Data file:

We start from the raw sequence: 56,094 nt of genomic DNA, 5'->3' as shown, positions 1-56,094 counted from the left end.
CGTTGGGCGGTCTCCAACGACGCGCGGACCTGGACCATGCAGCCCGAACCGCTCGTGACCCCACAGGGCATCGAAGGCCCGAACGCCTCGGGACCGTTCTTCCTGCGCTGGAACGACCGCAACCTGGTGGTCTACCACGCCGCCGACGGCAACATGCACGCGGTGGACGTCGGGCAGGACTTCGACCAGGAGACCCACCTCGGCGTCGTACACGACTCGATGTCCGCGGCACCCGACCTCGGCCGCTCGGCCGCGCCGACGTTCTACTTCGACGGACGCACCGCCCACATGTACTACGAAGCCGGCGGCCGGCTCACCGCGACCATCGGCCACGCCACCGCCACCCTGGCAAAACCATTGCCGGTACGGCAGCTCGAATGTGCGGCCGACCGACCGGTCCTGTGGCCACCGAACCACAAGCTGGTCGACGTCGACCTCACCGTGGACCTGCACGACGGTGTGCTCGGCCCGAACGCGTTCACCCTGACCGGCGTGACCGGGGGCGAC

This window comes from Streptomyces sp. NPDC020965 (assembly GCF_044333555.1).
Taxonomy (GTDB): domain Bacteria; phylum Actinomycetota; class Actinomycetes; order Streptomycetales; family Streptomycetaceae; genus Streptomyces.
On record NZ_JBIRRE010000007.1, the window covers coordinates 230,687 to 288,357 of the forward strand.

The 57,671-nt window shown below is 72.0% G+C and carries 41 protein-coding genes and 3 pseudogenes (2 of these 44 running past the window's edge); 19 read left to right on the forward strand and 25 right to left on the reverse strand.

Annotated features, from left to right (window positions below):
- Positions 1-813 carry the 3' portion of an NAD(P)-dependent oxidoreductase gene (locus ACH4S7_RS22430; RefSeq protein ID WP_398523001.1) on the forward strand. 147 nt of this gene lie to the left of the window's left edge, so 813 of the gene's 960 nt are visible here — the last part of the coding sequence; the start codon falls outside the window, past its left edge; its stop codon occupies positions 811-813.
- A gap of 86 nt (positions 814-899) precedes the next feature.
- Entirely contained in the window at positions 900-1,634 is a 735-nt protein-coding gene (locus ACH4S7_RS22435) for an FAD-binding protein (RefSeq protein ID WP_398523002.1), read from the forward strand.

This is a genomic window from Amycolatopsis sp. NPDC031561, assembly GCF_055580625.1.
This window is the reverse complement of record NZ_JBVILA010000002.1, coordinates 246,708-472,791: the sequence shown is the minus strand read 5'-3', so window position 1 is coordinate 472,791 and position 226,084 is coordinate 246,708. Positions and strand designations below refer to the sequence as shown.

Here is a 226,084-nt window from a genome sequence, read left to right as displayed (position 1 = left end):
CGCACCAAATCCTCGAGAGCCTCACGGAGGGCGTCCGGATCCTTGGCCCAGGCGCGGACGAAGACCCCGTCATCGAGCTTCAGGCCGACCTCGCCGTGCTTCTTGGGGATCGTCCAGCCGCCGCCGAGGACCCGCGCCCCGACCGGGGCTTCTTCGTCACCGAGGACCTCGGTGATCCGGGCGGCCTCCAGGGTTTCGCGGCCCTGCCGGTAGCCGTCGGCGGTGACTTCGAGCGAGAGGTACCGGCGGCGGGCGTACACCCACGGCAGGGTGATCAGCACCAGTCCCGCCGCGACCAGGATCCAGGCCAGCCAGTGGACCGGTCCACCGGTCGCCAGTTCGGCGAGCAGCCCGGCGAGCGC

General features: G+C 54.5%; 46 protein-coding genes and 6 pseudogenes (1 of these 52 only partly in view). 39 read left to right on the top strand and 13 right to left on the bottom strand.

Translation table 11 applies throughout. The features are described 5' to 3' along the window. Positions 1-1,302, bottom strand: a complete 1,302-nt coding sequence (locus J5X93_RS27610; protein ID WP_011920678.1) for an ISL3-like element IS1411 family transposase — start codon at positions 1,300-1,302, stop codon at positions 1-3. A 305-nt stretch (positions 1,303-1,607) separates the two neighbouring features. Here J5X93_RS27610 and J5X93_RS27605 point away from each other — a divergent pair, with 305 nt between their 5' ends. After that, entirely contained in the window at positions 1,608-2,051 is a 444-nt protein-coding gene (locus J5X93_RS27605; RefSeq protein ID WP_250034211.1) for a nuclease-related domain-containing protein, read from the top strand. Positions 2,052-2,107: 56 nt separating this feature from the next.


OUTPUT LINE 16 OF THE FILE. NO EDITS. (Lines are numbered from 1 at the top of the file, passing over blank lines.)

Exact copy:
Translation table 11 applies throughout. The features are described 5' to 3' along the window. Positions 1-1,302, bottom strand: a complete 1,302-nt coding sequence (locus J5X93_RS27610; protein ID WP_011920678.1) for an ISL3-like element IS1411 family transposase — start codon at positions 1,300-1,302, stop codon at positions 1-3. A 305-nt stretch (positions 1,303-1,607) separates the two neighbouring features. Here J5X93_RS27610 and J5X93_RS27605 point away from each other — a divergent pair, with 305 nt between their 5' ends. After that, entirely contained in the window at positions 1,608-2,051 is a 444-nt protein-coding gene (locus J5X93_RS27605; RefSeq protein ID WP_250034211.1) for a nuclease-related domain-containing protein, read from the top strand. Positions 2,052-2,107: 56 nt separating this feature from the next.